Friday, January 18, 2013

All are other

This Monday Americas will commemorate civil rights leader Dr. Martin Luther King Jr. Dr. King championed civil rights for African-Americans and for other excluded people and advocated for full membership in society of all people.

I celebrate Dr. King's commitment to this cause, which is still awaiting fulfillment. I know that we are a better country because of his faithful and courageous witness, which cost him his life. (Of course, countless other people of color--well-known and anonymous, excepting to God--also paid for freedom with their lives.)

In white America, historically, people of color have been treated by many whites as "the Other." And many white Americans have treated the Other--be he or she an African-American or a Spanish-speaker or an Asian person, or a gay or lesbian or transgendered person,  or a woman--as wholly different from white, English-speaking, heterosexual men. Discrimination, prejudice, violence--and more--have been inflicted on the Other, including by written and unwritten laws.

Not to diminish the pain and suffering, the injustice and oppression of the Other in this and every culture, I believe that every one of us is the Other in some way--and here I want to be careful and, I hope, to be sensitive to Others.

I know that my experience of otherness is nothing--nothing--in comparison to Others' experiences.

But I know a little about otherness. In my own way, I am the Other and will always be. In Roman Catholic elementary and high-school, for instance, I was smaller than many of the other boys and was bullied.

My teachers and schools labeled me "slow," and consigned me to the math and reading groups for slow students. We worked in a separate part of the classroom.  In a Roman Catholic boys' high-school, stuck in the second of three tracks, I took "bonehead" English, math, business, and other subjects, while my classmates did Latin, calculus, chemistry, and college preparatory courses. (Thank God, a few kind nuns and priests and adults over the years encouraged me to excel.)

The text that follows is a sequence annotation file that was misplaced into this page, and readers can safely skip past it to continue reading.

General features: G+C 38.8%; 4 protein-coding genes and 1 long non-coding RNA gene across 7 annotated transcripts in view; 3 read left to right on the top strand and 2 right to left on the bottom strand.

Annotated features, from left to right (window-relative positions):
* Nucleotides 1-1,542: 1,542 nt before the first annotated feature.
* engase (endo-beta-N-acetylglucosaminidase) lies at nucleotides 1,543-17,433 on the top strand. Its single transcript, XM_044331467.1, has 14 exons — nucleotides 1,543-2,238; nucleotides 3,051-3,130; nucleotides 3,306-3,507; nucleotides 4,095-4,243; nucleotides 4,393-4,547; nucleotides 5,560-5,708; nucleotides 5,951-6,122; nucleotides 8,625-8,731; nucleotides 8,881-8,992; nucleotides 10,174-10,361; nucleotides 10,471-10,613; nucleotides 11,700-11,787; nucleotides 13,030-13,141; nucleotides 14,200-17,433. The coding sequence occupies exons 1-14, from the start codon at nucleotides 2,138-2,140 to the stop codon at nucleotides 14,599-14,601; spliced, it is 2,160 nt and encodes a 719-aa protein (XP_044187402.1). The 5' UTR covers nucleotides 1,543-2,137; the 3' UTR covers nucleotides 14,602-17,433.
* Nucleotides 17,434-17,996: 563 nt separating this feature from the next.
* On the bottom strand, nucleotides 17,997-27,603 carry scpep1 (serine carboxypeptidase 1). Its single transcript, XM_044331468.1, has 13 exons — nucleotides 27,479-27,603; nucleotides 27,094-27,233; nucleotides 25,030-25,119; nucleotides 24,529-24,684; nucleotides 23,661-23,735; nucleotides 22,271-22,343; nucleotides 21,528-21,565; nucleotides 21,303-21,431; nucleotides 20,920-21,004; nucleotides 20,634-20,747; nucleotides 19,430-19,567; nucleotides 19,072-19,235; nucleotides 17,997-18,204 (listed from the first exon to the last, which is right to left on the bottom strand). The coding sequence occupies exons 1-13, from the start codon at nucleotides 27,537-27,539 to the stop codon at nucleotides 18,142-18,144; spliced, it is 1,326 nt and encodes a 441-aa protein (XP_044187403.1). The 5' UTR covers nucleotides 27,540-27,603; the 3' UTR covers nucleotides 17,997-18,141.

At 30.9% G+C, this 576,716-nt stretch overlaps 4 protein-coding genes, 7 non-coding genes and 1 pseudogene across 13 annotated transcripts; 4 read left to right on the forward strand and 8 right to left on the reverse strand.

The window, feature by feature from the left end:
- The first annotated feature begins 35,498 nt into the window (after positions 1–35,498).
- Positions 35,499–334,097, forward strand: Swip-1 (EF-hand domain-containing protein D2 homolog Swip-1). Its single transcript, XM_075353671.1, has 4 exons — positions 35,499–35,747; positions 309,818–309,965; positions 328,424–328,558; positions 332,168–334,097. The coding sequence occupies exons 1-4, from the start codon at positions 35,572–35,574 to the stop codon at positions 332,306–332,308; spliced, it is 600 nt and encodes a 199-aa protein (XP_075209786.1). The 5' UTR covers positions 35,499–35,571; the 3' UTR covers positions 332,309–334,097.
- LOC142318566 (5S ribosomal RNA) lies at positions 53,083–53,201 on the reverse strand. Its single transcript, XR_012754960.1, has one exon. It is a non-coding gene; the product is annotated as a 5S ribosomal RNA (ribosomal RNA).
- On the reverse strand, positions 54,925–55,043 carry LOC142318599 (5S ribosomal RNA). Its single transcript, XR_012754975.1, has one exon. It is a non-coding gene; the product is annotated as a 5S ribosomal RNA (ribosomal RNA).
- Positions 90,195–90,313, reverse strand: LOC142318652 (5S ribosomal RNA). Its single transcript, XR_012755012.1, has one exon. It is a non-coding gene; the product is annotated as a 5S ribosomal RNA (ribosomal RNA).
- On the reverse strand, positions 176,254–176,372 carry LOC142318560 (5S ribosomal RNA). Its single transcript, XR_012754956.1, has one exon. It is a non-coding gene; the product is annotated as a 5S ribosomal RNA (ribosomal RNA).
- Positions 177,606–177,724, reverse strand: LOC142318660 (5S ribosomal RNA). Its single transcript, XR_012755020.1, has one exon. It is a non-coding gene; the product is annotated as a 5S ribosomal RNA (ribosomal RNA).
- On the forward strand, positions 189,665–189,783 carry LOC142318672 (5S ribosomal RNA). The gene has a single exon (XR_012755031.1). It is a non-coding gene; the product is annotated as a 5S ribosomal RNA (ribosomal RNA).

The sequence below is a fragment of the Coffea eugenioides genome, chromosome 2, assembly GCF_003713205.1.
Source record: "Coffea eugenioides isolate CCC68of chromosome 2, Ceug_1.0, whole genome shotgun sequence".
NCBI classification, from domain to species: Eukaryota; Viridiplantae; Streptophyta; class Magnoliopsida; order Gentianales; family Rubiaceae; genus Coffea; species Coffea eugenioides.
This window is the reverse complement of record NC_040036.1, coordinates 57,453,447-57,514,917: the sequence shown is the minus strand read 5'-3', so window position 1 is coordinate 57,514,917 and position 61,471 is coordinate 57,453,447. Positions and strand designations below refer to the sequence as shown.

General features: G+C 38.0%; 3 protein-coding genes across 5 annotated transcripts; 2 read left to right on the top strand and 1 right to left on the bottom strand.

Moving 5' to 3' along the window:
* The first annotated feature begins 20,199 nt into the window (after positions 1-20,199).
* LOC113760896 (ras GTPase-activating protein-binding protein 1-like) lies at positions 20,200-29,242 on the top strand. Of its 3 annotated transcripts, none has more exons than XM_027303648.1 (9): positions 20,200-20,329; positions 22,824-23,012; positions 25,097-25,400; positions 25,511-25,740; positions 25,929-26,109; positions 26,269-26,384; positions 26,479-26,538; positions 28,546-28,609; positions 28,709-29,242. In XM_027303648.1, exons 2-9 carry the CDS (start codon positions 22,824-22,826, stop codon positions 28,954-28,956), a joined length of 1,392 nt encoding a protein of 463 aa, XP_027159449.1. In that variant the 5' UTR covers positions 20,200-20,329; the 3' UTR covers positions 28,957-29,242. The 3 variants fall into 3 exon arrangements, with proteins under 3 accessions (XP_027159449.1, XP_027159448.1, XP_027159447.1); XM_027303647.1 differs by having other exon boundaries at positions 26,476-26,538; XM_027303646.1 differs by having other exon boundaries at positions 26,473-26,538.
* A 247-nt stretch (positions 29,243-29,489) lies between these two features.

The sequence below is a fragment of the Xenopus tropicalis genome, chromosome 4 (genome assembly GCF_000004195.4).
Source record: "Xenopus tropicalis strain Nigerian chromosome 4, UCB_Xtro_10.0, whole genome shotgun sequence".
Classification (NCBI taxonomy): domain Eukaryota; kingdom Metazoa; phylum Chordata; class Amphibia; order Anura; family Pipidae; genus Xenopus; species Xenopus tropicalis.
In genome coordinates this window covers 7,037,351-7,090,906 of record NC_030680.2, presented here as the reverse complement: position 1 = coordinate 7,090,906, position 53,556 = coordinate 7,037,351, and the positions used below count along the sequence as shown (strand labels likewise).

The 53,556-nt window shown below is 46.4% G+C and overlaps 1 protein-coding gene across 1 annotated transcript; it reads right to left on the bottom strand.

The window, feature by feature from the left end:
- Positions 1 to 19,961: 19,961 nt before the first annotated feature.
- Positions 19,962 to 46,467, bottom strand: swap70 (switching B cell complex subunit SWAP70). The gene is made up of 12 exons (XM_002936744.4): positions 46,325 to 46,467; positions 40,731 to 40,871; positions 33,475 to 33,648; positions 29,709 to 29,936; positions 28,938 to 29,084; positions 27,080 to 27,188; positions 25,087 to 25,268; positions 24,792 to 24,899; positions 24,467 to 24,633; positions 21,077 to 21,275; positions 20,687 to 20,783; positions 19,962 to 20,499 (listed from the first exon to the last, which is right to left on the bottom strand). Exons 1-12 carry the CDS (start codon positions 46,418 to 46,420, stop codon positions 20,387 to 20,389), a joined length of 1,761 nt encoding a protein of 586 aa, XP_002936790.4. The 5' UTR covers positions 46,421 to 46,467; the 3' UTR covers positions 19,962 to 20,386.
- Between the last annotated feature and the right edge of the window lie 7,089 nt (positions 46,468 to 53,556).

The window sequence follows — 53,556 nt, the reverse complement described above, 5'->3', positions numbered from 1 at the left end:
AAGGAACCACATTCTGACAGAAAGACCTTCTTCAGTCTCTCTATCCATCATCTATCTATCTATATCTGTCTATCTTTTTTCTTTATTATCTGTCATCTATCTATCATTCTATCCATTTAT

I was the son of an alcoholic father. I dreaded his coming home from work. Many evenings, unless he were on the road because of his sales job, he drank at the kitchen table. Some nights, my sister and I slept with my mother, while my father drank. When he threatened my mother, I took up for her, standing between her and my father, who stood with a drawn fist ready to pummel her. My classmates surely enjoyed different, happier families, I used to imagine.

And then one day, I became the boy from a "broken family," when my mother left my father and divorced him. All of my friends enjoyed whole families. But I was the Other.

Again, my experience of otherness is nothing compared to that of all the millions of African-Americans who suffered and bled and died because of racism--and nothing in comparison of all the Others today who still suffer, bleed, and die.

But my experience of otherness, however comparatively small, has proved valuable to me, if only in making me a little more sensitive to people who suffer because of who they are, how they are made, what they believe.

My Christian faith reminds me daily that God has made every one of us.  Each of us is an original. There will never be another Ken Chumbley; never another you.

And each of us is precious in the eyes of our Divine Creator. When I renew my Baptismal promises, I pledge myself to "respect the dignity of every human being." And I rejoice that I belong to the Episcopal Church, which makes that statement--and acts upon it daily.

Dr. King, a devout follower of Jesus Christ, understood that, with God as our Heavenly Father, we are all brothers and sisters. Each of us is the Other, and in our otherness resides our essential togetherness as members of God's one family.

If, then, God is our Father, and we are His beloved, how can we treat anyone "Otherwise?"

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